Dr. Robert A. Nagourney, MD
In Sarcoma, Does The Absence Of Mutations Mean There Is No Cancer?
Updated: Oct 25, 2021
I was recently approached by the father of a young patient with recurrent sarcoma.
After several surgeries and multiple courses of chemotherapy, the disease progressed.
One can only imagine the pain and hardship that the father of a child afflicted with this serious disease must confront but one can certainly imagine how tirelessly a father would fight to save his child's life.
This was certainly true for this father who reached out to me after he had obtained opinions from many different cancer centers.
In our discussion I inquired what additional analyses had been conducted to date upon the tumor tissue and he was very forthcoming.
Results from Multiple Genomic Tests
Since the original diagnosis over one year ago, not one, or two, but three separate genomic (DNA) analyses had been conducted upon the patient’s tumor.
The final results from these 3 separate studies are quoted verbatim below:
1) “Negative result. No pathogenic sequence variants or deletions/duplications identified”
2) “Negative with no mutations detected in any genes analyzed”
3) “No reportable genomic alterations detected”
For a public, bathed in a daily drumbeat of news touting dramatic breakthroughs in genomic research, it may come as a surprise that this highly aggressive, recurrent cancer has absolutely no abnormal genomic fingerprint whatsoever.
The Lofty Promises of Genetic Testing
Have we not been told that every cancer is little more than a genetic abnormality?
Have we not been told that our next-generation sequencing (NGS) will identify every feature of every cancer in the near future?
Have we not been told that in this new genomic era it is "targeted" agents that are selected based on gene profiles through programs like the MATCH-protocol that will save the day?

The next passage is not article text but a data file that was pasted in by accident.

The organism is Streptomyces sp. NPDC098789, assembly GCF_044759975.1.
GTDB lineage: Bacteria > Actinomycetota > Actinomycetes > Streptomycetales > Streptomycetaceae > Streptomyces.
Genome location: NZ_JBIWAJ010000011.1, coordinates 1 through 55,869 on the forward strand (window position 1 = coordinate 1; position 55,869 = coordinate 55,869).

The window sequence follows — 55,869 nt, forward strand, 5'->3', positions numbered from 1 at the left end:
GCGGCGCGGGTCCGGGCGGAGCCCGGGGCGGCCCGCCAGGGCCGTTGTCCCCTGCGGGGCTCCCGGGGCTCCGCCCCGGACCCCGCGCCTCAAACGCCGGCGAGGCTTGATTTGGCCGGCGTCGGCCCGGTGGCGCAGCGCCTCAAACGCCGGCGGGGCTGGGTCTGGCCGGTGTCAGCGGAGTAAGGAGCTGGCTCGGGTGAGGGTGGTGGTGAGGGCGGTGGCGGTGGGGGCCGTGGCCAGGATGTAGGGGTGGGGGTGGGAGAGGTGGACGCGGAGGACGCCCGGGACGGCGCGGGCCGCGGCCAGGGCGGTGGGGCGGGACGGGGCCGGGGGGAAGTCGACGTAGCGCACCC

The answer to all these inquiries is a resounding yes!
Every major institution, university, and all of the National Cancer Institute-designated centers of excellence have provided us with an uninterrupted narrative that cancer is a genetic disorder.
An Uncomfortable Truth
But here we are confronted with an irrefutable (and hardly unique) example of cancer as a biological phenomenon with life-threatening behavior with absolutely no change in its DNA.
There is no question but that this child has cancer. It is just that cancer is not a genetic disease.
Genomic Testing Losing its Allure
As the Genomic Emperor parades in his lovely new clothes, there is a growing recognition among cancer patients, clinicians, funding entities, governmental agencies, foundations and scientific trainees that we have been spoon-fed a one-dimensional view of cancer.
This particular view of cancer which is rapidly losing its allure for hard-working scientists, clinical physicians, and patients who now recognize that the breakthroughs reported on the cover of TIME are few and far between, applicable to a distinct minority of patients and incapable of assisting the vast majority of people in need of actionable information.
The Importance of Functional Analysis Being Rediscovered
The low rumble of interest in cellular biology, systems biology, and phenotypic (functional) analysis is becoming a roar as investigators at Cornell, University of Washington, and Dana-Farber "re-discover" what our team has known for years, that cancer is a biological phenomenon characterized, not by its genotype (genetics), but by its phenotype (how it functions).
And that cancer must be studied at the cellular (phenotypic) level if we are ever to unravel its numerous mysteries. No gene test can do that.
In scientific terminology, it is your phenotype that defines you and it is your phenotype that we study every day in our laboratory using the ex-vivo analysis of programmed cell death (EVA-PCD).
Our EVA-PCD, phenotypic platform, trumps genotypic studies every time and many forward-thinking institutions around the world are beginning to catch on.
As always, I appreciate your thoughts and comments.
Dr. Robert Nagourney, has been internationally recognized as a pioneer in cancer research and personalized cancer treatment for over 20 years. He is a TEDX SPEAKER, author of the book OUTLIVING CANCER, a practicing oncologist and triple board certified in Internal Medicine, Medical Oncology and Hematology helping cancer patients from around the world at his Nagourney Cancer Institute in Long Beach, California. For more info go to NAGOURNEYCANCERINSTITUTE.COM